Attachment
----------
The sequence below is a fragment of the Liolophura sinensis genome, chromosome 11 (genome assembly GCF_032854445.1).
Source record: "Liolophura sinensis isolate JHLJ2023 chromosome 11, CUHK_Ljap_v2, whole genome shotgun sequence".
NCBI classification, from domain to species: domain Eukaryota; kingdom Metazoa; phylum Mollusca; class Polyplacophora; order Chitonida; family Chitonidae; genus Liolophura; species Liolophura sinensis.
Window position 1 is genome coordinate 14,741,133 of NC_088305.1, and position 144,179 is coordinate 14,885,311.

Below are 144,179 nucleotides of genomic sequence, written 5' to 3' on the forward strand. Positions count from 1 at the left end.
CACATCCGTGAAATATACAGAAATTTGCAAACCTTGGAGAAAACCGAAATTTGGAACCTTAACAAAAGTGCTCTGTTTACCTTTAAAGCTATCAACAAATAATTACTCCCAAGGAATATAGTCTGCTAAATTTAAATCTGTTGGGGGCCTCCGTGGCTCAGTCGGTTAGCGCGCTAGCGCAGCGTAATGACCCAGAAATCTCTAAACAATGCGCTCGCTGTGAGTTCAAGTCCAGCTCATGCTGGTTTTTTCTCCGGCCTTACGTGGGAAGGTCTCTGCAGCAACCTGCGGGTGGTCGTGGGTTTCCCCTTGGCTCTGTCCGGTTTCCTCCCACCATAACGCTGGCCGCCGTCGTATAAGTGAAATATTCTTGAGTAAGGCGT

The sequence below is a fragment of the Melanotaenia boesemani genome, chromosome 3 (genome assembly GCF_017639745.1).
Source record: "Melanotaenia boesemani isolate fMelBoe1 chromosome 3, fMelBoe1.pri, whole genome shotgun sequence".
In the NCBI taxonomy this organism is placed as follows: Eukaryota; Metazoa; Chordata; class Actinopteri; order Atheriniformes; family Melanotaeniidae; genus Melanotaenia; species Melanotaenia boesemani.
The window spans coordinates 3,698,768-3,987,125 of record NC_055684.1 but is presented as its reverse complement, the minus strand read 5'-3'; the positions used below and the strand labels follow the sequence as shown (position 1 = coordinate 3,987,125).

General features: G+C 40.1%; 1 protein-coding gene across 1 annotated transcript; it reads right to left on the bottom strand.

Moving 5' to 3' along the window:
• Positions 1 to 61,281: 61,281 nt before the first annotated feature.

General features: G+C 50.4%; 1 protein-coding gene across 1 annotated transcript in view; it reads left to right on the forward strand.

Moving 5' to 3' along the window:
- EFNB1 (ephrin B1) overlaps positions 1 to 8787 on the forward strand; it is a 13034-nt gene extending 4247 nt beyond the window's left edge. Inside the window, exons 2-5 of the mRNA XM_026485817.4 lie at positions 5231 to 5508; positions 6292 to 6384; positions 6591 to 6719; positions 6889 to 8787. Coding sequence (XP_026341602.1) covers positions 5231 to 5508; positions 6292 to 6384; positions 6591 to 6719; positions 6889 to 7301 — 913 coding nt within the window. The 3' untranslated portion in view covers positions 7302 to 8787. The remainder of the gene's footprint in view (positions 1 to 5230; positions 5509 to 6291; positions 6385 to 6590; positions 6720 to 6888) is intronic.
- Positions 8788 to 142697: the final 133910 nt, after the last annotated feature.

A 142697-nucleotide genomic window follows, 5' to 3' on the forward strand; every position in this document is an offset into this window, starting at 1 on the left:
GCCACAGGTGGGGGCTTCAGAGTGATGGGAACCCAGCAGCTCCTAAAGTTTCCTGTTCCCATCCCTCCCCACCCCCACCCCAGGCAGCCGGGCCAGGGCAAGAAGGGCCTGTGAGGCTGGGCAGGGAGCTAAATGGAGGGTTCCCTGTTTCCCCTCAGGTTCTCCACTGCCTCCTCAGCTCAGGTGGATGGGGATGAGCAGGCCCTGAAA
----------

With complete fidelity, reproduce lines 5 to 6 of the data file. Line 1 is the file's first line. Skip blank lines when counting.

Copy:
Below are 144,179 nucleotides of genomic sequence, written 5' to 3' on the forward strand. Positions count from 1 at the left end.
CACATCCGTGAAATATACAGAAATTTGCAAACCTTGGAGAAAACCGAAATTTGGAACCTTAACAAAAGTGCTCTGTTTACCTTTAAAGCTATCAACAAATAATTACTCCCAAGGAATATAGTCTGCTAAATTTAAATCTGTTGGGGGCCTCCGTGGCTCAGTCGGTTAGCGCGCTAGCGCAGCGTAATGACCCAGAAATCTCTAAACAATGCGCTCGCTGTGAGTTCAAGTCCAGCTCATGCTGGTTTTTTCTCCGGCCTTACGTGGGAAGGTCTCTGCAGCAACCTGCGGGTGGTCGTGGGTTTCCCCTTGGCTCTGTCCGGTTTCCTCCCACCATAACGCTGGCCGCCGTCGTATAAGTGAAATATTCTTGAGTAAGGCGT